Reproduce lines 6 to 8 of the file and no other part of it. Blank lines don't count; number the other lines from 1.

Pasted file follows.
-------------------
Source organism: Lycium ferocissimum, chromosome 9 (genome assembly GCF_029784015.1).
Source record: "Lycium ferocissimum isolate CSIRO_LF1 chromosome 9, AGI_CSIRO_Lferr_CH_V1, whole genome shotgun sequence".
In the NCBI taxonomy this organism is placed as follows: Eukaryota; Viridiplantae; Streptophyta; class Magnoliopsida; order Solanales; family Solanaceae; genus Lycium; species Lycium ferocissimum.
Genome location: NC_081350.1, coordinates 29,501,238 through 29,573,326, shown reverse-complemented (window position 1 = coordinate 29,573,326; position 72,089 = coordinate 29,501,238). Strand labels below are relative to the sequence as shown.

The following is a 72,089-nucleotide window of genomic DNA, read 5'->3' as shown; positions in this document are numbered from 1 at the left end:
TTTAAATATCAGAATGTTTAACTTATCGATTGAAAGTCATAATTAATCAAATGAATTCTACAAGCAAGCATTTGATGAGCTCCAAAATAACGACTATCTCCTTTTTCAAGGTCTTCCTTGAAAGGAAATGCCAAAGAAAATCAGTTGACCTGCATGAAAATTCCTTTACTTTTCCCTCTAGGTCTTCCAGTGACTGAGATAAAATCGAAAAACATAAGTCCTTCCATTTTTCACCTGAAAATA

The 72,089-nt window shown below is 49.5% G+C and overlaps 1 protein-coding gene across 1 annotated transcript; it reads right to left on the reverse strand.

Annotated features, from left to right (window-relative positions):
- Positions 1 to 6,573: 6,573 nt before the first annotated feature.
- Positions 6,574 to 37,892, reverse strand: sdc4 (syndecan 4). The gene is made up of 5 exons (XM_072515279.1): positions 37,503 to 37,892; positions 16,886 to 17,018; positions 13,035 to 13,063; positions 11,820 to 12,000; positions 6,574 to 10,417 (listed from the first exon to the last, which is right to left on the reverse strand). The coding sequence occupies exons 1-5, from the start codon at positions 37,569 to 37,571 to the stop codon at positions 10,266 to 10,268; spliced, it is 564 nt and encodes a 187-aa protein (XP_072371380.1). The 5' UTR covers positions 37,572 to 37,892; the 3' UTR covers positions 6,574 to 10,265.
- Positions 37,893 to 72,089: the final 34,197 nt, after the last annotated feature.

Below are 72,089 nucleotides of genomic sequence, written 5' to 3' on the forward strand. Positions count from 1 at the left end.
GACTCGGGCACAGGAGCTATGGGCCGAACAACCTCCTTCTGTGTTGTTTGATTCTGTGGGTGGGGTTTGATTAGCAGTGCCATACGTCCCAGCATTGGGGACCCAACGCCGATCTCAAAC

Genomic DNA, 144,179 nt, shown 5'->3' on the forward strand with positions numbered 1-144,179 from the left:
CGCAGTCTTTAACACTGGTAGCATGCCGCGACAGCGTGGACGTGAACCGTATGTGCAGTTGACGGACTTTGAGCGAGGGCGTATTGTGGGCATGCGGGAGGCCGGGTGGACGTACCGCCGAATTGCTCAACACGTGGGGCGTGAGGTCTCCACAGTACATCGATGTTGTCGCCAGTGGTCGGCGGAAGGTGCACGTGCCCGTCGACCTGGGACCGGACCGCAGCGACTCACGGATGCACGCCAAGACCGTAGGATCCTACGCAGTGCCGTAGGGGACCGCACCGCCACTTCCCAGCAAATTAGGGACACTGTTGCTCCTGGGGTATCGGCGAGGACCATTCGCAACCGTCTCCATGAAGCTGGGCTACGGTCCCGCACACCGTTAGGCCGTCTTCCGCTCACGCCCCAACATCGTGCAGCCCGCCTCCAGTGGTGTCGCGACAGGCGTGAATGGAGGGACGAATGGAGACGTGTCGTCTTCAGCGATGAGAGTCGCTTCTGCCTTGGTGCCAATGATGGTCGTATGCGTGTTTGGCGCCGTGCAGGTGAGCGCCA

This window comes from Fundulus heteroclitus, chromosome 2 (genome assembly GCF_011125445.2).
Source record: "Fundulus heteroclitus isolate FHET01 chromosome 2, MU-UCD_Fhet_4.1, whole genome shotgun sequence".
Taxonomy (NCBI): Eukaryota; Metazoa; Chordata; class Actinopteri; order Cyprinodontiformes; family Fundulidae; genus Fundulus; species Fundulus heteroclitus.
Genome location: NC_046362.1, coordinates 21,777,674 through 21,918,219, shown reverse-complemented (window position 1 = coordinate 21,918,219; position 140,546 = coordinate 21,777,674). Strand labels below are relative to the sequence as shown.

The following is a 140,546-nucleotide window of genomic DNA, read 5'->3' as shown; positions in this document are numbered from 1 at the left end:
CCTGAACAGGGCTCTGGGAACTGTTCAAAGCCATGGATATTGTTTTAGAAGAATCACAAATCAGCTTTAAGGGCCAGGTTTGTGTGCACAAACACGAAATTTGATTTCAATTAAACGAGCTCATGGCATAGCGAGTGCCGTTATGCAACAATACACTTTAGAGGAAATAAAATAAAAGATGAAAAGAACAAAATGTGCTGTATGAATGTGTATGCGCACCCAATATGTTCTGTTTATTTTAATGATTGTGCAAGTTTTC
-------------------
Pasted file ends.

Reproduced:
TTTAAATATCAGAATGTTTAACTTATCGATTGAAAGTCATAATTAATCAAATGAATTCTACAAGCAAGCATTTGATGAGCTCCAAAATAACGACTATCTCCTTTTTCAAGGTCTTCCTTGAAAGGAAATGCCAAAGAAAATCAGTTGACCTGCATGAAAATTCCTTTACTTTTCCCTCTAGGTCTTCCAGTGACTGAGATAAAATCGAAAAACATAAGTCCTTCCATTTTTCACCTGAAAATA

The 72,089-nt window shown below is 49.5% G+C and overlaps 1 protein-coding gene across 1 annotated transcript; it reads right to left on the reverse strand.

Annotated features, from left to right (window-relative positions):